If our politicians have nothing to hide they will join forces and call for a Royal Commission of Inquiry to get to the bottom of the growing pallor of sleaze that has enveloped last year's dirty election.
Maori Party leader Tariana Turia's revelation that her party was offered $250,000 from a wealthy overseas individual to support Labour (which she refused) is the latest allegation of what is clearly prima facie bribery and corruption to surface. The list of allegations is now so serious that the integrity of the 2005 election is at stake.
Only a Royal Commission under the stewardship of a trio of judges, who have the confidence of all the major political leaders, will suffice at this stage to investigate the prima facie allegations of illegal behaviour that are on the table.
If any illegal conduct is disclosed, it must be exposed, and where appropriate met with legal action to ensure our so-called corruption-free reputation is maintained. Such a step would take enormous courage on the part of New Zealand's political leaders and party officials, some of whom will no doubt prefer the whole issue were swept under the table, particularly as there will be more unpalatable revelations in the pipeline.
But only a Royal Commission has the power to deal with the following:
* The revelation by a gutless police force that it refused to take legal action over Labour's breach of electoral spending limits because it was concerned at the constitutional effects of a prima facie case. * The delays which ensured that police decision not to take court action against Labour or Beehive officials, because they were concerned about the integrity of last year's election, was not disclosed until just days before the six-month expiry period under the Electoral Act. Thus the police basically cut off any chance for concerned citizens to mount a private prosecution in respect of the alleged corrupt practices which, if proven, could have resulted in jail sentences.
* Bullying of Auditor-General Kevin Brady over his audit into the misappropriation of parliamentary funds by party leaders, particularly Labour's Helen Clark who accused him of smear tactics, which must be seen as an attempt to cower Brady into changing his draft findings.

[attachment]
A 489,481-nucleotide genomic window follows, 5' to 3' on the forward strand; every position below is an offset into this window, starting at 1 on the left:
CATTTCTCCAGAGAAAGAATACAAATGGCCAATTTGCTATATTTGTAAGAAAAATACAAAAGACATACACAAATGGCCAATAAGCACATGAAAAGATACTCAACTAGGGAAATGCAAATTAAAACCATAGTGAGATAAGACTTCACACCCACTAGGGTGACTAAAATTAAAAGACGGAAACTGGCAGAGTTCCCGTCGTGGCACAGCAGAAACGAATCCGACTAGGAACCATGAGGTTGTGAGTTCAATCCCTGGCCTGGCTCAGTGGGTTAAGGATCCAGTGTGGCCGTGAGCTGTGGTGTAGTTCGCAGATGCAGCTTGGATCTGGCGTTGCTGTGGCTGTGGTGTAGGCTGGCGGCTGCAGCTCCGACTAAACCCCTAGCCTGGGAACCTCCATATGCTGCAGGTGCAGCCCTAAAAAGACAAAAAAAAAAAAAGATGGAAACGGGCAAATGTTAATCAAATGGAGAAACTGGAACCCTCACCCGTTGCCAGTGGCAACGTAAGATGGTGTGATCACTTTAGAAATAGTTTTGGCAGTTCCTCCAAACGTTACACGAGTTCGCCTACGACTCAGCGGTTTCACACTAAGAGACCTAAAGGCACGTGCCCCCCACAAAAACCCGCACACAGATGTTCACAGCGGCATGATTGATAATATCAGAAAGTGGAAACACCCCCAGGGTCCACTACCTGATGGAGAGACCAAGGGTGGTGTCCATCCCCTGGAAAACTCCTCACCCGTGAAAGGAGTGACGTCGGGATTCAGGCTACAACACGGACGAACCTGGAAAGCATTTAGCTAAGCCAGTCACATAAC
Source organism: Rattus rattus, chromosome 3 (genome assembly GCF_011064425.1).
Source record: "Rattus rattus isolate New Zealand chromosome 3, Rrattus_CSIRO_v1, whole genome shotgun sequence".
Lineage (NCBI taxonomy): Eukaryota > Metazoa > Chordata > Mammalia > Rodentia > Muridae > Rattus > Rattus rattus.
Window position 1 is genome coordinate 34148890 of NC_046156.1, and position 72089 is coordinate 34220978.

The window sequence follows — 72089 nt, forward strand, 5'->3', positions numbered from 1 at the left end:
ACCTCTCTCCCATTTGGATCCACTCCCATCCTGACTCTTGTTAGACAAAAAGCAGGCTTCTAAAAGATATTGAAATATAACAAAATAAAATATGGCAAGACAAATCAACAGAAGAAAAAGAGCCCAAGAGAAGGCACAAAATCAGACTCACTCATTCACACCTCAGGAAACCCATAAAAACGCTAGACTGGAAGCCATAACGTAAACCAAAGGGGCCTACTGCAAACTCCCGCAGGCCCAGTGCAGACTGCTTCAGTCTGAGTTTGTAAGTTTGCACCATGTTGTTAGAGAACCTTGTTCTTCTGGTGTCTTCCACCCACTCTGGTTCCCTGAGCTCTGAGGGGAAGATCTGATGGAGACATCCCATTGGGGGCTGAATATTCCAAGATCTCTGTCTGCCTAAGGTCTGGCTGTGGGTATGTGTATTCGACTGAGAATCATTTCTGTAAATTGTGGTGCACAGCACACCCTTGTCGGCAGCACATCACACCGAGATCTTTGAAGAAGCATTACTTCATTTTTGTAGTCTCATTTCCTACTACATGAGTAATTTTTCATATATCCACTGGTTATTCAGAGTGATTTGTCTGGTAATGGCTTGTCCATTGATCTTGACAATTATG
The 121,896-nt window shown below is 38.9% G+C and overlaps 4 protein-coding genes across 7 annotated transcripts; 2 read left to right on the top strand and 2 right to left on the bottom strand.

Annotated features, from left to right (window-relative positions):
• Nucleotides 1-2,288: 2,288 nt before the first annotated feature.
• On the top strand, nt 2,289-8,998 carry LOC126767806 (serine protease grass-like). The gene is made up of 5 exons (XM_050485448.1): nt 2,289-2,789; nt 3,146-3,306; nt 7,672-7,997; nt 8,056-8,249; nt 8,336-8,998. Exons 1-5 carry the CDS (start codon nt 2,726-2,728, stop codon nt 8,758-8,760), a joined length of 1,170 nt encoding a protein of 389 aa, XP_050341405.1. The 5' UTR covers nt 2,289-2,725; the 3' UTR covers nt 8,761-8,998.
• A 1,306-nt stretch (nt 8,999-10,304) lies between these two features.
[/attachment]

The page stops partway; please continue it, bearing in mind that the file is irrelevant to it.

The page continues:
* Allegations that National made corrupt cash-for-policy deals with the anonymous donors that stumped up 92 per cent of the party's election funds. Prime Minister Helen Clark has alleged insurance companies were promised policy deals around changes to ACC. Who were these companies - if any? - that tried to bribe National.
* Allegations that the Exclusive Brethren religious sect ran a parallel advertising campaign with the connivance of National Leader Don Brash to dish the dirt on National's opponents and thus given his party a $1.2 million hidden campaign spending boost.
* Allegations that the Exclusive Brethren, not content with the election result, tried to get NZ First MPs to break away from their party and force a change of government. And, when spurned, turned their attention to Labour by hiring private investigators to dig dirt on Cabinet ministers from the Prime Minister down.
Clark has ordered the diplomatic squad to investigate the Exclusive Brethrens P.I.s. But this is not an independent investigation. Their allegiance is to Clark.
* The Royal Commission also needs to inquire into whether interests associated with Labour put P.I.s on to Brash and investigate whether those same interests stole personal emails from his parliamentary computer.
* Allegations by the Prime Minister of conspiratorial behaviour by everyone who belongs to "golf clubs, accountancy firms, law firms or business circles" in spreading libellous rumours to bring her husband down and vilify their marriage.
* Allegations by NZ First Leader Winston Peters that merchant bankers Fay Richwhite, the subject of an insider trading action over dealings in Tranz Rail shares, have contributed campaign funds with strings.
In Parliament two weeks ago Peters claimed that two big New Zealand corporates had bought themselves "political protection" through major donations to the National Party.
"That same party was involved in a long protection racket in respect of Telecom, and that is why it was given free Telecom services and took $1 million," he said.
Peters wants the Ministry of Justice to look into the "$1 million paid by Fay Richwhite to the National Party in order to buy it absolute protection against proper investigation", which he clarified related to the Bank of New Zealand bail-out and the Winebox inquiry into tax dodging.
* Turia's refusal to disclose which Labour supporter tried to bribe her party.
The Ministry of Justice is reviewing the electoral finance regime which is focused on electorate expenses. Cabinet minister Steve Maharey says the Government also wants the ministry to look into whether ceilings should be imposed on advertising expenditure, appropriate restrictions on electoral advertising, third-party advertising, approportionment rules, and whether more controls on donations are needed.
But frankly this is closing the stable door after the horse had bolted. The Phillip Field affair is child's play compared with what is on the table after a month of hardball national politics. Public pressure forced the Prime Minister's hand on that score - now it's time for a bigger push.